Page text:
Head of al Qaeda’s Syria branch plays ‘good jihadist’ for TV
Wearing a checkered shirt, his head and shoulders enveloped by a black shawl, one of the world’s most reclusive jihadist emirs sought to convince TV audiences Wednesday that he was that elusive oxymoron: a good jihadist.
From the limited view TV audiences were granted, with the camera behind him providing only an over-the-shoulder shot, Abu Muhammed al-Joulani certainly seemed like a rather mild-mannered, conciliatory figure.
Speaking in an even tone with a distinctly Syrian accent, Joulani portrayed his group -- al Qaeda’s Syrian franchise, the al-Nusra Front -- as a legitimate opposition force battling a tyrant.
That was the unlikely spectacle that greeted audiences across the Arab world tuned into the Qatari-owned Al Jazeera Arabic TV station Wednesday night for an exclusive interview that had been promoted days ahead of the broadcast.
“We are not murderers, we are not criminals. We fight those who fight us. We’re standing against tyranny,” said Joulani, adding that he had received directions from al Qaeda’s leadership, believed to be in the Pakistan-Afghanistan region, “not to use Syria for attacks against the West and Europe”.
A mysterious figure whose nom de guerre suggests he hails from the Golan region at the Israel-Syria border, the al-Nusra leader has been proclaimed dead by the Syrian President Bashar al-Assad’s regime at least twice since the uprising began in 2011.
But he has invariably emerged from the netherworld, promising, as ever, to bring an end to the Assad regime.
‘An infomercial for Al-Nusra, the moderates'
In his first-ever media interview, granted to Al Jazeera in December 2013, Joulani promised it was “only a matter of days” before Assad’s forces would be vanquished.
That was before an al Qaeda splinter group rattled the international community in June 2014 with the fall of Mosul and proceeded to seize large chunks of territory across Syria and Iraq for their so-called caliphate, or Islamic State.
The contrasts between Wednesday night’s and the 2013 Joulani interviews were stark.
A little over a year ago, Joulani -- again obscured in a black shawl -- sported fatigues and the interview was conducted in what appeared to be a drab office room.
The latest Joulani interview was held in a more luxurious setting, with the al-Nusra chief and Jazeera interviewer ensconced in ornate, upholstered chairs across a gleaming coffee table bearing the signature “al Qaeda in the Levant” black flag.
The message too was designed to win hearts and minds -- in the Arab World as well as the West.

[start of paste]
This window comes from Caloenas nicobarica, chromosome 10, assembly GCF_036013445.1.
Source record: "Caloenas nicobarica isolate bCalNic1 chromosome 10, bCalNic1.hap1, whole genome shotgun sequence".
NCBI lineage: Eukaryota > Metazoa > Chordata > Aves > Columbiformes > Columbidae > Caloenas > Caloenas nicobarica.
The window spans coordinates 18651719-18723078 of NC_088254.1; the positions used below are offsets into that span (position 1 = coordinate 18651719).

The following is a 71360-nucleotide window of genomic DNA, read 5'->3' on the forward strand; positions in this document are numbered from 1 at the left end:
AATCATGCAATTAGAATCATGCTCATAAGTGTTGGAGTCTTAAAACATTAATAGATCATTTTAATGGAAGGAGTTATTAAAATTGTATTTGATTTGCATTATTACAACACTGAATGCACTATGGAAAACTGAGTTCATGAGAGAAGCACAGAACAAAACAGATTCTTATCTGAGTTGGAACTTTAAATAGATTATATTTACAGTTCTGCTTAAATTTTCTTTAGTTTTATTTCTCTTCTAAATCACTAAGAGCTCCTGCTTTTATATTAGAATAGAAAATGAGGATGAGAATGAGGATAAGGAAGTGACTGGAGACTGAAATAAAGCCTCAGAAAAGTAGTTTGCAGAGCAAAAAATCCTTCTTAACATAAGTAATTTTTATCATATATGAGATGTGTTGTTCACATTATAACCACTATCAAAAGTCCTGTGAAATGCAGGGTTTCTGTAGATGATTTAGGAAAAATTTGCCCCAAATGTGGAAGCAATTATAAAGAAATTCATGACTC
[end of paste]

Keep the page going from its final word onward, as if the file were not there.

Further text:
"Al-Nusra is trying to change the West's opinion, to make it see al-Nusra as a political actor and a Syrian opposition actor," Lina Khatib, director of the Carnegie Middle East Centre, told the AFP. "This is one of the main reasons Joulani was sending messages of reassurance to the West."
Reiterating his group’s opposition to Assad, Joulani sought to reassure Syria’s minorities, particularly Christians and Alawites, the offshoot of Shiite Islam to which the Assad clan belongs.
But he stopped short of providing them a security carte blanche, noting that Alawites should renounce the Syrian leader, their religious beliefs and lay down weapons in order to be safe.
"It's all part of a normalisation process that al Qaeda in Syria has been seeking to do for some time now," said Charlie Winter, from the London-based Quilliam Foundation, in an interview with AFP. "It wants to appear more palatable to the West... It was kind of like an infomercial for 'al-Nusra, the moderates'," he said.
A new coordination between groups
The Assad regime’s response was swift and sharp, with Syria’s United Nations ambassador, Bashar al-Jaafari, calling the interview a violation of UN counterterrorism resolutions and an attempt by Qatar to whitewash the al Qaeda group’s image.
"It is clear that the Qatari regime is seeking with this interview, with the head of a terrorist group as listed by the UN Security Council, to clean up the image of Nusra Front," he said. Al Jazeera had no immediate comment.
Al-Nusra Front is listed as a terrorist organisation by the US and has been sanctioned by the UN Security Council.
But the extraordinary rise and battlefield victories of the Islamic State (IS) group -- also known as ISIS or ISIL -- has cast al Qaeda’s Syrian franchise in a more reconciliatory mould.
In recent months, the al-Nusra Front has become one of the most powerful forces in northwest Syria after a series of victories in the province of Idlib, including the provincial capital and a large military base.
The battlefield successes against the IS group was due to improved levels of coordination between rival factions, spanning from US-backed Free Syrian Army (FSA) brigades, to moderate and conservative Syrian Islamists, to the al-Nusra Front, noted Charles Lister from the Brookings Doha Center in his report, “Why Assad Is Losing”.
According to Lister, the coordination “went largely unacknowledged by the groups involved -- and while media coverage broadly portrayed the Idlib offensives as “jihadist” or al Qaeda-led -- the reality on the ground was that the recent offensive brought together many groups holding very different ideologies”.
Most analysts believe the latest coordination and battlefield success are a result of increased pressure from a regional alliance comprising Turkey, Saudi Arabia, and Qatar.
Qatar, in particular, "had a relatively moderating influence on al-Nusra that was clear in this interview", said Thomas Pierret, a Syria expert at the University of Edinburgh, to the AFP.
But despite the improved cooperation on the battlefield, Syrians remain deeply suspicious of the al-Nusra Front, and it’s unlikely that al Qaeda’s Syrian franchise will improve its standing in the international community, no matter how convincing their leader appeared on Wednesday night.
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